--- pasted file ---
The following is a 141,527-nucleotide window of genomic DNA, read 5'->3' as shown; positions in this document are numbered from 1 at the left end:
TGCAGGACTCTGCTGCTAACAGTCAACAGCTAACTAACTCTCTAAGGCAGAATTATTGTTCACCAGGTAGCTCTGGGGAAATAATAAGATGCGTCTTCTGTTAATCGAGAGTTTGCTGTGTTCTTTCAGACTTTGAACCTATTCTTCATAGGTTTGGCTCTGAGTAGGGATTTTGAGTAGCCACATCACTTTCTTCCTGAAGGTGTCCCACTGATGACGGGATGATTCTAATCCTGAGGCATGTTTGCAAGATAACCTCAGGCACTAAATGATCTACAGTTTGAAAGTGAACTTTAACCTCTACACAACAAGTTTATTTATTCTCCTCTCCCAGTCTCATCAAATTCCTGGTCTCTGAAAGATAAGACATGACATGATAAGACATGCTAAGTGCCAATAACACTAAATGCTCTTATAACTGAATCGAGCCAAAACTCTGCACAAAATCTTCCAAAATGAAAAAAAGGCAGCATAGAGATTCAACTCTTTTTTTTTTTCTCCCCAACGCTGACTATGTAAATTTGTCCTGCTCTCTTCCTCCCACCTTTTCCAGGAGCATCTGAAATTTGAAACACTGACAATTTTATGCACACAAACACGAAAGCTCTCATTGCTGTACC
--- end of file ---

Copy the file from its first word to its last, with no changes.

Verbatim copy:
The following is a 141,527-nucleotide window of genomic DNA, read 5'->3' as shown; positions in this document are numbered from 1 at the left end:
TGCAGGACTCTGCTGCTAACAGTCAACAGCTAACTAACTCTCTAAGGCAGAATTATTGTTCACCAGGTAGCTCTGGGGAAATAATAAGATGCGTCTTCTGTTAATCGAGAGTTTGCTGTGTTCTTTCAGACTTTGAACCTATTCTTCATAGGTTTGGCTCTGAGTAGGGATTTTGAGTAGCCACATCACTTTCTTCCTGAAGGTGTCCCACTGATGACGGGATGATTCTAATCCTGAGGCATGTTTGCAAGATAACCTCAGGCACTAAATGATCTACAGTTTGAAAGTGAACTTTAACCTCTACACAACAAGTTTATTTATTCTCCTCTCCCAGTCTCATCAAATTCCTGGTCTCTGAAAGATAAGACATGACATGATAAGACATGCTAAGTGCCAATAACACTAAATGCTCTTATAACTGAATCGAGCCAAAACTCTGCACAAAATCTTCCAAAATGAAAAAAAGGCAGCATAGAGATTCAACTCTTTTTTTTTTTCTCCCCAACGCTGACTATGTAAATTTGTCCTGCTCTCTTCCTCCCACCTTTTCCAGGAGCATCTGAAATTTGAAACACTGACAATTTTATGCACACAAACACGAAAGCTCTCATTGCTGTACC